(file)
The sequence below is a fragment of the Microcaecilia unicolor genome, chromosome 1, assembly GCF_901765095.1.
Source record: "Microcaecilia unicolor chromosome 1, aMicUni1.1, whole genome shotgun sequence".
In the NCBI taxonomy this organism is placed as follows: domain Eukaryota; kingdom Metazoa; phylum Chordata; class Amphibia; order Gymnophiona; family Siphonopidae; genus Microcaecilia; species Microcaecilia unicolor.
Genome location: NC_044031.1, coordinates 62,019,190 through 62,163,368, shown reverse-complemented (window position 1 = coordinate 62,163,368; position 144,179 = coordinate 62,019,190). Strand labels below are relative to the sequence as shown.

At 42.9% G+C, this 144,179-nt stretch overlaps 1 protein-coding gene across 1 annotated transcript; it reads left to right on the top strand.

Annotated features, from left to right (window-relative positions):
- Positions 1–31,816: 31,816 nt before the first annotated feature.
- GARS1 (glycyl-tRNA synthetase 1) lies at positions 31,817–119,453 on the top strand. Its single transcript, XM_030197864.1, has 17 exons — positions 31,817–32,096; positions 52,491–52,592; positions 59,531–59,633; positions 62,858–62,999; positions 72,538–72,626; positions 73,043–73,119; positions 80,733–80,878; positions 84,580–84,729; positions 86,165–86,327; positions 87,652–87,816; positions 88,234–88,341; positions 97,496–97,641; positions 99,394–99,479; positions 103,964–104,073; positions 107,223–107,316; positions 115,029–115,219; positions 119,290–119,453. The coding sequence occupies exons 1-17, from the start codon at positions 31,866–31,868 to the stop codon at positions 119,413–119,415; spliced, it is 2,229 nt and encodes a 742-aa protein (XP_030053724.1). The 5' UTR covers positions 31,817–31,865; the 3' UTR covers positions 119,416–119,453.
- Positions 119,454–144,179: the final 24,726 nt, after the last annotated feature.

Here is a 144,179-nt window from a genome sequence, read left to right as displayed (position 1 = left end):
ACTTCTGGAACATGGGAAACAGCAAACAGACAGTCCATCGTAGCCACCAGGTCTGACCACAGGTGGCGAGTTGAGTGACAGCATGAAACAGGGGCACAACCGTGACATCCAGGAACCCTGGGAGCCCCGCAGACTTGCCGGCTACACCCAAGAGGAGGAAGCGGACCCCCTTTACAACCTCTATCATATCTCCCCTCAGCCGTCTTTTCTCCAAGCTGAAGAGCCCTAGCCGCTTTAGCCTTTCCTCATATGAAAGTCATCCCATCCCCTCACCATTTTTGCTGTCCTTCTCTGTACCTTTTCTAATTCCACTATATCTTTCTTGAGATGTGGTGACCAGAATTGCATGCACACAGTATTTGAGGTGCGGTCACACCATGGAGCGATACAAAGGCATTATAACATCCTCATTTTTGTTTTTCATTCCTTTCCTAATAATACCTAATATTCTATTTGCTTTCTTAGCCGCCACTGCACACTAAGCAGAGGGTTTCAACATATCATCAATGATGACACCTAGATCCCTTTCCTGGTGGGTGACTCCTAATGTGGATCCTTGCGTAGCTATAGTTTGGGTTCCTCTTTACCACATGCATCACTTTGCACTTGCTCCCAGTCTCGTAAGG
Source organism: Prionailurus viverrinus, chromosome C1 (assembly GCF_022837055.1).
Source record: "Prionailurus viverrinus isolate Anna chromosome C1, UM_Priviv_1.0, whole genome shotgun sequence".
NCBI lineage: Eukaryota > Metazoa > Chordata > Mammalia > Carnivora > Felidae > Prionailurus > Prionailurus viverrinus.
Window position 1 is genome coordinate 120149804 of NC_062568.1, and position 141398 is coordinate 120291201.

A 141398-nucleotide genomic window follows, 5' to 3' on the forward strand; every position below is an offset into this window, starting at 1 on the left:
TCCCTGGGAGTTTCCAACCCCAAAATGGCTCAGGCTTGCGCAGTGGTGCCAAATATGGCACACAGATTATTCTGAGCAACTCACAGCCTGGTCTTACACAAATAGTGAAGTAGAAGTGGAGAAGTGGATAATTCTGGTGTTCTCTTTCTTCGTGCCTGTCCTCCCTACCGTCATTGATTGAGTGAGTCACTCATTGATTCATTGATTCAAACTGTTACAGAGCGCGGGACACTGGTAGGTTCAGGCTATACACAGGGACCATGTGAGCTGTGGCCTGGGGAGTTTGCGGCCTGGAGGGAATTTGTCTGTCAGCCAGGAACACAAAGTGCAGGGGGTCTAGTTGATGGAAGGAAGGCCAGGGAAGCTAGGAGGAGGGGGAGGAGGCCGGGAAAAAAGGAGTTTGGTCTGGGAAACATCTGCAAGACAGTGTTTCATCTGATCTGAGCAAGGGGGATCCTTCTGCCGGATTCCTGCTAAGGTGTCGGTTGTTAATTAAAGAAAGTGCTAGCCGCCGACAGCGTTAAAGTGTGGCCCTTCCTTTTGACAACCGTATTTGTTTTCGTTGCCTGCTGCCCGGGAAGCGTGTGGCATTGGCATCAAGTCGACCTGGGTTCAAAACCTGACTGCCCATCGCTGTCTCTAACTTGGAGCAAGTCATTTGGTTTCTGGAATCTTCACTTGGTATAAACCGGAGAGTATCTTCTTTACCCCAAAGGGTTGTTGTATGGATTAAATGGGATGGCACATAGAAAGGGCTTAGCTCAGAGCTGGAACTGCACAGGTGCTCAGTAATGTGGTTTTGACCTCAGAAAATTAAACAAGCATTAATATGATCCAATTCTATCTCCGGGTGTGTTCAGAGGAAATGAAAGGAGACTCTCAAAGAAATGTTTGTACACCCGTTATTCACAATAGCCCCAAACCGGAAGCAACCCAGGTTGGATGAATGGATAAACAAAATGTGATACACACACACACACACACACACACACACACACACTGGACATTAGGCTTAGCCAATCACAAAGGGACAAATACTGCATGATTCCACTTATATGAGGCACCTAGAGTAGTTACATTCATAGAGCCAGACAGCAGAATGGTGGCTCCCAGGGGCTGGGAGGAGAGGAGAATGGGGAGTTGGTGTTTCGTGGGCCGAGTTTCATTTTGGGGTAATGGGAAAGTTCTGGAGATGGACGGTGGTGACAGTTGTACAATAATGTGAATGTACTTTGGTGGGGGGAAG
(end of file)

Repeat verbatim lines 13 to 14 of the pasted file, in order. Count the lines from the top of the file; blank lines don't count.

Source record: "Prionailurus viverrinus isolate Anna chromosome C1, UM_Priviv_1.0, whole genome shotgun sequence".
NCBI lineage: Eukaryota > Metazoa > Chordata > Mammalia > Carnivora > Felidae > Prionailurus > Prionailurus viverrinus.